Business leaders must act on the climate and voting rights

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Over the past few months, the Business Roundtable has sent a clear message to Washington with a successful multi-million dollar campaign to push back corporate tax increases. But while companies send messages on societal issues like climate change, racial equity and voting rights, they don’t back their words with actions, especially now when we have the unique opportunity. to support federal legislation. meet these challenges. The authors recommend that 1) the Business Roundtable conduct a large-scale campaign to support the most ambitious climate provisions in the budget proposed by the Biden administration, and 2) that the business community support essential legislation to strengthen voting systems. and election of the United States.

Over the past 18 months, America has experienced an unprecedented uproar: a global pandemic, an economic recession, a controversial presidential election, the violent siege of the U.S. Capitol, and restrictive election laws in several states. The United States has seen a decline in the quality of life since 2011, according to a rigorous analysis of the Social Progress Index. The American dream that we have long cherished is under threat. And despite continued economic growth, the business environment has eroded.

Most disappointing in this era of government inaction is the lack of conviction on the part of the business community to find solutions. Public messaging for businesses has changed dramatically in recent years, placing much more emphasis on societal issues such as climate change, racial fairness and voting rights. Yet today, when we are presented with a unique opportunity to support federal legislation to address these challenges, business leaders are not backing their words with deeds.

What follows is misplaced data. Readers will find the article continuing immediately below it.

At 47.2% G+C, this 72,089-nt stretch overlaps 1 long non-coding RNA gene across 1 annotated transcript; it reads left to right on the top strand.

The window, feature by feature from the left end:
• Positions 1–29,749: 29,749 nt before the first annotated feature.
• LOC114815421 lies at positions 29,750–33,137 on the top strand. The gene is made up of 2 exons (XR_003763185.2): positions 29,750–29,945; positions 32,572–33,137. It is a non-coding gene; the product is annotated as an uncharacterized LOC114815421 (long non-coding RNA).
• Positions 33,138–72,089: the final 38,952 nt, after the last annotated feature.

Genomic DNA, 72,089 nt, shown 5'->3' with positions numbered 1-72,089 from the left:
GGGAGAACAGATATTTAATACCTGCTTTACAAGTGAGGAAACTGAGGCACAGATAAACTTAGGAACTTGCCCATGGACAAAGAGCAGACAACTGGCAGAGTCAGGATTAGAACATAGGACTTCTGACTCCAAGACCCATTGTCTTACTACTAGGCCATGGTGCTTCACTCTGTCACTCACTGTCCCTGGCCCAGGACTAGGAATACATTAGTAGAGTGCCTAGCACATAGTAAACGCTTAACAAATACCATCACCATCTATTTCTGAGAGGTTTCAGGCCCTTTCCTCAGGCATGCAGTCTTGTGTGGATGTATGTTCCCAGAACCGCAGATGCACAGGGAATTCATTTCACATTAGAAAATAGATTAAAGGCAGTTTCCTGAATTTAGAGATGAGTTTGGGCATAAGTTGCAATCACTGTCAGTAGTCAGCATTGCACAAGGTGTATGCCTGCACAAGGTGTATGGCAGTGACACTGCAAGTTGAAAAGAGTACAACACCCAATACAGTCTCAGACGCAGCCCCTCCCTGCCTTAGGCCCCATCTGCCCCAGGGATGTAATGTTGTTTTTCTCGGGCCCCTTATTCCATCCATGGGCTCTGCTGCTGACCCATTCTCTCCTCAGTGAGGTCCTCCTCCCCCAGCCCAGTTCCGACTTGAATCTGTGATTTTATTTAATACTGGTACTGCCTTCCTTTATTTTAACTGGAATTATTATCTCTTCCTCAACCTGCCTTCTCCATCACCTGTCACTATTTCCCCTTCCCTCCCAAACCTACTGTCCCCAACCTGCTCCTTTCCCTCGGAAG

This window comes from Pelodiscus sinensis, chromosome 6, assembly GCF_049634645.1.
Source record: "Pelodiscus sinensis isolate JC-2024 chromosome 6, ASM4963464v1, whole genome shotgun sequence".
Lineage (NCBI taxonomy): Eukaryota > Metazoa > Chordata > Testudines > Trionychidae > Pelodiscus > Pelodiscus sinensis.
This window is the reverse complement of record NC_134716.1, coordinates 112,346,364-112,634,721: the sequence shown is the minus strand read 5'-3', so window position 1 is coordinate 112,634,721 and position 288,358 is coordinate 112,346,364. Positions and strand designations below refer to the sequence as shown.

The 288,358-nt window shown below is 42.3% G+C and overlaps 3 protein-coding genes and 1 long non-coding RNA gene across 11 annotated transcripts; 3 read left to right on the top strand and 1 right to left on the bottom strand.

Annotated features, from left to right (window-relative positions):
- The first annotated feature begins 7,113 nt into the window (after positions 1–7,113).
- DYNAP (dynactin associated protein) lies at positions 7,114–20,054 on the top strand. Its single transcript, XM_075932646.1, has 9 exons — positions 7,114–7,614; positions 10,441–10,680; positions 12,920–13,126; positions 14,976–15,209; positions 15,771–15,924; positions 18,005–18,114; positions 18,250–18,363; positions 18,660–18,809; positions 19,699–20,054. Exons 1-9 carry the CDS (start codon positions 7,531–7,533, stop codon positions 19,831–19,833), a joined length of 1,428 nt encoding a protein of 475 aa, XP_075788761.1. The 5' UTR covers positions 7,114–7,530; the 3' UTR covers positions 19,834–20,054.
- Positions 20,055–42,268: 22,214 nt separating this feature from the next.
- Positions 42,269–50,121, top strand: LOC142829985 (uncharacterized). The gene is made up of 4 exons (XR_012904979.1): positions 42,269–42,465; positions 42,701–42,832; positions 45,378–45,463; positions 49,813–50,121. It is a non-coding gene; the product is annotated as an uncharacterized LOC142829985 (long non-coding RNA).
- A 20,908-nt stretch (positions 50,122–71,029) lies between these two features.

While companies have been absent from climate and election law, America’s largest business group – the Business Roundtable, which represents around 200 CEOs – demonstrated its influence on results in Washington when ‘he is mobilizing there. Over the past few months, the Business Roundtable has waged a successful multi-million dollar campaign to push back corporate tax increases, deploying CEOs for press opportunities, lobbying lawmakers directly, and investing in major media buys. The campaign sent a clear message to leaders in Washington: Tax rates are non-negotiable and support for the Business Roundtable depends on your political position.

Why not send the same non-negotiable message on the climate and the preservation of democracy?

The good news, however, is that it’s not too late. In the coming weeks, businesses have an unprecedented opportunity to be part of the solution at a crucial time as the Reconciliation Bill, Major Infrastructure Bill and Election Bills are passed by the Congress. The Business Roundtable can prove once again that American businesses are serious about responding to pressing climate and democracy risks. And this type of action is certainly not without precedent. In 2006, Walmart CEO Lee Scott was part of a group of leading CEOs who vigorously supported the renewal of the Voting Rights Act by Congress, recognizing that equal access to the vote was essential for its employees and customers. It was adopted with bipartisan support and was signed by President Bush. In November 2020, business associations and CEOs were united in their support for the legitimacy of the presidential election results and the condemnation of the insurgency that followed. A peaceful transfer of power took place to President Biden on January 20, 2021.

What would such leadership look like now?